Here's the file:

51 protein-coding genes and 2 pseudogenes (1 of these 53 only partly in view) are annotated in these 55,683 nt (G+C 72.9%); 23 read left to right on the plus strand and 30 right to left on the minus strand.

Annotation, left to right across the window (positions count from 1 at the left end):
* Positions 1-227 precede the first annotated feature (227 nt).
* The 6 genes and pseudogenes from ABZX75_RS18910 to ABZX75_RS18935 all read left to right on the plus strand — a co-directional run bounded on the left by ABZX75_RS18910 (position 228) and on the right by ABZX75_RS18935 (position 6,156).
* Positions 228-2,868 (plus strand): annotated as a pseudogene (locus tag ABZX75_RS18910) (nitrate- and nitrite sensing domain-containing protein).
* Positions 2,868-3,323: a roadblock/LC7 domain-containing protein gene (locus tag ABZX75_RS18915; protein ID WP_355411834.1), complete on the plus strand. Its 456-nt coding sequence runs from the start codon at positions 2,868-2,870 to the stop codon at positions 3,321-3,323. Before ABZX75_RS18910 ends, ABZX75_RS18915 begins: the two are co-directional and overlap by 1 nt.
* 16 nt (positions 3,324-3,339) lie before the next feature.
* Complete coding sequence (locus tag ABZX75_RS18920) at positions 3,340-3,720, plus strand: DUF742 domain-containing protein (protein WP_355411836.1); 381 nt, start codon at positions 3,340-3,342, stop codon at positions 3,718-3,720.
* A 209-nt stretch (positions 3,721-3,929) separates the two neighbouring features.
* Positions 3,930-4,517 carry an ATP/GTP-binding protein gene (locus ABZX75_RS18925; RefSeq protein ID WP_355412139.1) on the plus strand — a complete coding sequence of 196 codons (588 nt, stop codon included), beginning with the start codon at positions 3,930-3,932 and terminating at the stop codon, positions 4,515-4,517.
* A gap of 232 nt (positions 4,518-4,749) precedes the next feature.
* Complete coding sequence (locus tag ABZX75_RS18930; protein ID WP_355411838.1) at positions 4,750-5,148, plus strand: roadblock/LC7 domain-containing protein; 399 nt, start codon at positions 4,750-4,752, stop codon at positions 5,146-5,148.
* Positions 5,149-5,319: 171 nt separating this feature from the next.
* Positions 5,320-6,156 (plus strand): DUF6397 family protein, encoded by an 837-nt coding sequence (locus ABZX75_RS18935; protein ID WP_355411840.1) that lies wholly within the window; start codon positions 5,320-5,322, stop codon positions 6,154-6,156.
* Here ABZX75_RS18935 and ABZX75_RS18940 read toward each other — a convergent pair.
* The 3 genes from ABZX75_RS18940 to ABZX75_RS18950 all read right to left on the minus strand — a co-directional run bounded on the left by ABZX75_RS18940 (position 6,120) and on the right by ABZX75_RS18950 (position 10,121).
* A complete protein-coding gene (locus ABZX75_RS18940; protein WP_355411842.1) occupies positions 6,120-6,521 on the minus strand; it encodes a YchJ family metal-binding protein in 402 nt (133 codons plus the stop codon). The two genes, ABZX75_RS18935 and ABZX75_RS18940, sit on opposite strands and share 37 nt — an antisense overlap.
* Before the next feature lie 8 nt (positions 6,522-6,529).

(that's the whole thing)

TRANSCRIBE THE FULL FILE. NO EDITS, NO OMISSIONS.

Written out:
51 protein-coding genes and 2 pseudogenes (1 of these 53 only partly in view) are annotated in these 55,683 nt (G+C 72.9%); 23 read left to right on the plus strand and 30 right to left on the minus strand.

Annotation, left to right across the window (positions count from 1 at the left end):
* Positions 1-227 precede the first annotated feature (227 nt).
* The 6 genes and pseudogenes from ABZX75_RS18910 to ABZX75_RS18935 all read left to right on the plus strand — a co-directional run bounded on the left by ABZX75_RS18910 (position 228) and on the right by ABZX75_RS18935 (position 6,156).
* Positions 228-2,868 (plus strand): annotated as a pseudogene (locus tag ABZX75_RS18910) (nitrate- and nitrite sensing domain-containing protein).
* Positions 2,868-3,323: a roadblock/LC7 domain-containing protein gene (locus tag ABZX75_RS18915; protein ID WP_355411834.1), complete on the plus strand. Its 456-nt coding sequence runs from the start codon at positions 2,868-2,870 to the stop codon at positions 3,321-3,323. Before ABZX75_RS18910 ends, ABZX75_RS18915 begins: the two are co-directional and overlap by 1 nt.
* 16 nt (positions 3,324-3,339) lie before the next feature.
* Complete coding sequence (locus tag ABZX75_RS18920) at positions 3,340-3,720, plus strand: DUF742 domain-containing protein (protein WP_355411836.1); 381 nt, start codon at positions 3,340-3,342, stop codon at positions 3,718-3,720.
* A 209-nt stretch (positions 3,721-3,929) separates the two neighbouring features.
* Positions 3,930-4,517 carry an ATP/GTP-binding protein gene (locus ABZX75_RS18925; RefSeq protein ID WP_355412139.1) on the plus strand — a complete coding sequence of 196 codons (588 nt, stop codon included), beginning with the start codon at positions 3,930-3,932 and terminating at the stop codon, positions 4,515-4,517.
* A gap of 232 nt (positions 4,518-4,749) precedes the next feature.
* Complete coding sequence (locus tag ABZX75_RS18930; protein ID WP_355411838.1) at positions 4,750-5,148, plus strand: roadblock/LC7 domain-containing protein; 399 nt, start codon at positions 4,750-4,752, stop codon at positions 5,146-5,148.
* Positions 5,149-5,319: 171 nt separating this feature from the next.
* Positions 5,320-6,156 (plus strand): DUF6397 family protein, encoded by an 837-nt coding sequence (locus ABZX75_RS18935; protein ID WP_355411840.1) that lies wholly within the window; start codon positions 5,320-5,322, stop codon positions 6,154-6,156.
* Here ABZX75_RS18935 and ABZX75_RS18940 read toward each other — a convergent pair.
* The 3 genes from ABZX75_RS18940 to ABZX75_RS18950 all read right to left on the minus strand — a co-directional run bounded on the left by ABZX75_RS18940 (position 6,120) and on the right by ABZX75_RS18950 (position 10,121).
* A complete protein-coding gene (locus ABZX75_RS18940; protein WP_355411842.1) occupies positions 6,120-6,521 on the minus strand; it encodes a YchJ family metal-binding protein in 402 nt (133 codons plus the stop codon). The two genes, ABZX75_RS18935 and ABZX75_RS18940, sit on opposite strands and share 37 nt — an antisense overlap.
* Before the next feature lie 8 nt (positions 6,522-6,529).